A Pierce County prosecutor told a judge Friday that the estranged wife of a Tacoma police officer, who was charged with domestic violence against her this week, might have injuries worse than initially thought.
Deputy prosecutor Tim Lewis also said patrol officer Marco Tyrell Rahn had been investigated in 1989 for domestic violence against his wife but was never charged. Rahn was hired by Tacoma police in 1997.
And Rahn violated an order by his department in the last couple of days when he called his wife's parents, Lewis told substitute district court judge Michael Clark.
Rahn, the first Tacoma police officer to be arrested under the city's new domestic violence policy, pleaded not guilty Friday to fourth-degree domestic violence assault. He left the courtroom without having to post bail.
Charging documents say Rahn, 35, grabbed his wife by the throat and threw her to the ground Wednesday morning outside their University Place home. The two have been separated for eight months, and she has lived in their house.
Lewis asked the judge to hold Rahn in lieu of $50,000 bail because of the seriousness of the charge, the woman's continuing health problems, the 1989 incident and Rahn's inappropriate phone call.
But defense attorney Richard Williams argued that Rahn, who has no criminal history, shouldn't have to pay more than the $1,000 cash bail he posted Wednesday after his arrest.
"I don't think Mr. Rahn poses any sort of threat to the community," Williams said.
Clark, a local defense attorney, released Rahn, noting that court rules say defendants should be released without bail unless they're shown to be a likely danger. The judge also signed an order that banned Rahn from contacting his wife or having any firearms.
Deputy prosecutor Kevin Benton, who supervises the prosecutor's misdemeanor division, said Rahn's wife had seen a doctor for dizziness since the incident.
Few details were available about the 1989 investigation. Ed Troyer, spokesman for the sheriff's department, said deputies responded to a call at 1:30 a.m. May 3, 1989, in the 5400 block of 108th Street Southwest in Lakewood. Only Rahn's wife was there when deputies arrived. The report lists both Rahn and his wife as suspects.
"So, the officer took a report and thought it was a mutually combative situation," Troyer said.
Rahn is on paid administrative leave while his department conducts an Internal Affairs investigation into his actions Wednesday.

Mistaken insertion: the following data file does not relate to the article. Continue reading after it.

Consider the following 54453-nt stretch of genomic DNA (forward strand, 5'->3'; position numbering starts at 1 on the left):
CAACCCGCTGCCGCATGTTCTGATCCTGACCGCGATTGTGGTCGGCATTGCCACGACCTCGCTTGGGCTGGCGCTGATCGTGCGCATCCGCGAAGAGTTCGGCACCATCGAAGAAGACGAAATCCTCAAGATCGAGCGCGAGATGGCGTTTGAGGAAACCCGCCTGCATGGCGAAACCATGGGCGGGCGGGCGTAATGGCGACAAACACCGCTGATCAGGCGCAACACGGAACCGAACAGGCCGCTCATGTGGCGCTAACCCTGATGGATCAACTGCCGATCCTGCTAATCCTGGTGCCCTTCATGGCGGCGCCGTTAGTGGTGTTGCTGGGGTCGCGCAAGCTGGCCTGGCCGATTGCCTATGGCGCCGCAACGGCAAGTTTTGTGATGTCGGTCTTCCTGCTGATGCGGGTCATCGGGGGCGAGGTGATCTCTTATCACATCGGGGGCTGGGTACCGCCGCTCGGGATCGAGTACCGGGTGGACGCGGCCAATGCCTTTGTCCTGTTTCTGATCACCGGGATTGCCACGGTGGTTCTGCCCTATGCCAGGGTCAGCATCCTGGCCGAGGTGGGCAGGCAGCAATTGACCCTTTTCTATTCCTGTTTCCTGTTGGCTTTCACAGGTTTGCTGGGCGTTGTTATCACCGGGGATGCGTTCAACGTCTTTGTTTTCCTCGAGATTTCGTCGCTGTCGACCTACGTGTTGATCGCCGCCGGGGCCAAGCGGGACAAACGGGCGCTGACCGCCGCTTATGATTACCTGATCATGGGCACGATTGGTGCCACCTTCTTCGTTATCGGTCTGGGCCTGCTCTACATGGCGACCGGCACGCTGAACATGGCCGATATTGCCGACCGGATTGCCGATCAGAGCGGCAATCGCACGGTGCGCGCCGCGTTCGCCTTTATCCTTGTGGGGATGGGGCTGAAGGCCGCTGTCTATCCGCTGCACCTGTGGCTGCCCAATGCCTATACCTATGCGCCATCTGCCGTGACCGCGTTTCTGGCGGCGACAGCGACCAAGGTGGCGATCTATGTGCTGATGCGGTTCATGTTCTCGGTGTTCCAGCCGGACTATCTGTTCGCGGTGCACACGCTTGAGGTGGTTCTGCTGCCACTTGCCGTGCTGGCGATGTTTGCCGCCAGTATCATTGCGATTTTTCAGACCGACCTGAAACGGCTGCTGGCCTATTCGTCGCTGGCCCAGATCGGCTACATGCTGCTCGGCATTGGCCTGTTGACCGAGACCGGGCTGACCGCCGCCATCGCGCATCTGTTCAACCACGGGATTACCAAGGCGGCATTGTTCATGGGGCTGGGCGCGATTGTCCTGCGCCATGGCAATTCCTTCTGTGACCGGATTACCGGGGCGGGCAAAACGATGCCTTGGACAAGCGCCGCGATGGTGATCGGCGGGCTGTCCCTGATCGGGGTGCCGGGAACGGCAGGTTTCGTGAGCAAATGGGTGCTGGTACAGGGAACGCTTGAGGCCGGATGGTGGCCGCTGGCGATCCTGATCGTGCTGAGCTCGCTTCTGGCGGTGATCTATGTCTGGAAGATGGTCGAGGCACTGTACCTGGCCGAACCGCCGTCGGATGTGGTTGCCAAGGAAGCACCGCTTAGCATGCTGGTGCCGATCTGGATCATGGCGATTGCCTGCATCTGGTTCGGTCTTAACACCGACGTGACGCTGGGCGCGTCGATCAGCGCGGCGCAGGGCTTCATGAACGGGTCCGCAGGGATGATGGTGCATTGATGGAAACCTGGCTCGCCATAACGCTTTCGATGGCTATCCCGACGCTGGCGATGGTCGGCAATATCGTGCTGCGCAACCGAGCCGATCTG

Investigators also will be looking at Rahn's history with the department, including whether police commanders knew about the 1989 incident when he was hired.
"We can't even say that seven years ago that we knew about the 1989 incident," police spokeswoman Tracy Conaway said. "We are researching whether it even occurred, if there is any incident at all."
Also part of the investigation will be the allegation that Rahn violated a department order when he contacted his wife's parents, Conaway said. After his arrest, Tacoma police administrators told Rahn not to contact his wife or her family.
Rahn has been in trouble before. In 1999, he was ordered to receive counseling after he made inappropriate comments to a female prisoner.
Later that year, he received a letter of reprimand when a Washington State Patrol investigation found he harassed a Tacoma woman who turned down his requests for a date. The woman received $40,000 from the city after she filed a claim criticizing how the department handled her complaint.
Rahn, who is black, later filed a federal racial discrimination lawsuit against his department and the city. A judge dismissed the case in December.
Before the court hearing Friday, Rahn initially denied who he was when a reporter approached him in the hallway. When asked later, he acknowledged his identity but said he didn't want TV camera crews to approach him. He said his department had told him not to talk.
When the reporter asked him to talk, Rahn, who'd been reading a newspaper sports section, said "Do you want to talk about sports?"
Rahn wouldn't answer questions including whether he had hurt his wife.
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